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Mick Wallace and Clare Daly Laura Hutton/Photocall Ireland

‘He’s very, very pale’: Mick Wallace and Clare Daly met Julian Assange yesterday

The independent TDs held a wide-ranging meeting with the Wikileaks founder at the Ecuadorean embassy in London yesterday.

Updated 23.06pm

INDEPENDENT TDS MICK Wallace and Clare Daly met with Wikileaks founder Julian Assange at the Ecuadorean embassy in London yesterday, saying they discussed a number of issues in a wide-ranging and lengthy meeting.

Assange, who has overseen the publication of thousands of Afghan war, Iraq war and diplomatic cables in recent years, has been holed-up in the embassy since June 2012 following a court ruling that he must be extradited to Sweden to face questioning over two sexual assault allegations.

Daly and Wallace initiated a meeting with Assange to “learn of his position on a lot of things going on at the moment” according to Wallace, a Wexford TD, who spoke to Drivetime on RTÉ this evening.

The meeting also came in the context of Assange’s attempts to be elected to the Australian Senate for the WikiLeaks Party, a campaign which Wallace and Daly gave their backing to in a joint statement issued today urging Irish-Australians to support Assange and the party.

Daly, a Dublin North TD, told “He [Assange] was very concerned about situation with Bradley Manning, he said the international community should rally around him. He was concerned that the international community rally around Edward Snowden.”

“We discussed Irish issues in the context of this era of global mass surveillance and we agreed to open up a channel of communications,” she said, adding that they are awaiting more information before pursuing matters raised during the two-hour meeting in the Dáil.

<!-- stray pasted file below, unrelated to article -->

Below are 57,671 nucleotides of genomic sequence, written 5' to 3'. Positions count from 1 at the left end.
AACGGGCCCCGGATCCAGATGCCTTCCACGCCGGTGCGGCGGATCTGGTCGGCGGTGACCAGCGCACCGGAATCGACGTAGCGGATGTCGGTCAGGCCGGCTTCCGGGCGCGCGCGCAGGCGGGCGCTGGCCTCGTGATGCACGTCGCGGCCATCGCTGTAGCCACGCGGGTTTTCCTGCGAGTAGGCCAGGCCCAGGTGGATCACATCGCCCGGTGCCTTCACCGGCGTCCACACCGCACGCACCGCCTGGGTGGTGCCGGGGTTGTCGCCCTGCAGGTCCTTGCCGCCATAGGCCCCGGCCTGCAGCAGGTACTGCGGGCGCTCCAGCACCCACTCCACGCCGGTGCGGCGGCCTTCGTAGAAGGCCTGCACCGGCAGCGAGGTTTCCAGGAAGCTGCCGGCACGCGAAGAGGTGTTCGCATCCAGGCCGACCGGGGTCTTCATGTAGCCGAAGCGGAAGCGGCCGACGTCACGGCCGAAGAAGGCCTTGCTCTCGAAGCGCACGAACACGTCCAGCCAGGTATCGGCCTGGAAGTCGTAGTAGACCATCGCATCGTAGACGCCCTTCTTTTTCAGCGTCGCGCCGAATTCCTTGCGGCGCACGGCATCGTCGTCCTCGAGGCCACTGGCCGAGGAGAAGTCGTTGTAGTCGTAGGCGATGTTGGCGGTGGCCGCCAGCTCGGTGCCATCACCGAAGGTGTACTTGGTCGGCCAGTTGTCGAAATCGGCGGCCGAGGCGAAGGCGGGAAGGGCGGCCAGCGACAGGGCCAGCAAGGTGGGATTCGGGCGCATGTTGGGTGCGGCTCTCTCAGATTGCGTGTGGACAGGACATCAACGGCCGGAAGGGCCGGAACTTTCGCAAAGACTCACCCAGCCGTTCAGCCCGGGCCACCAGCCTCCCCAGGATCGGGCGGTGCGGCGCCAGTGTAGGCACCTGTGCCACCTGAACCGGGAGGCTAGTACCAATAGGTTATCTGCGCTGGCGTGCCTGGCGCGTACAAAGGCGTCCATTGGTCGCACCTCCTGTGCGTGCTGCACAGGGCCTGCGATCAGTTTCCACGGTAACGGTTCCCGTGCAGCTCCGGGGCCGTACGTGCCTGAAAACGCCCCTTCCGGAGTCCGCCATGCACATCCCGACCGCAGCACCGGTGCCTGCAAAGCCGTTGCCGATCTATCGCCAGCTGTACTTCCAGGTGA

Asked about his physical condition given he has not been outside of the embassy for over a year, Daly said Assange was “very, very pale”.

“He can’t leave the building, it’s not an easy position, but he’s got a really positive outlook. I am known for being pale and he’s a lot paler than I am. I get the impression he’s a workaholic,” she added, saying that Assange was “incredibly appreciative” of the Ecuadorean embassy.

Daly said that the issue of Assange being wanted for questioning about two alleged sexual assaults in Sweden was “discussed briefly”.

However she added that she was “at a loss” as to why Swedish authorities would not take Assange up on his offer to answer questions over the phone. The Australian-born activist fears he will be extradited to the US to face espionage charges if he complies with his extradition to Sweden.

Earlier, Wallace told Drivetime: “Sexual crimes are very serious and he does need to answer any allegations that are out there.”

Read: ‘Australian men don’t tell’ says Julian Assange of Sweden sex allegations

Column: Bradley Manning broke the law, but he placed more value on morality than legality

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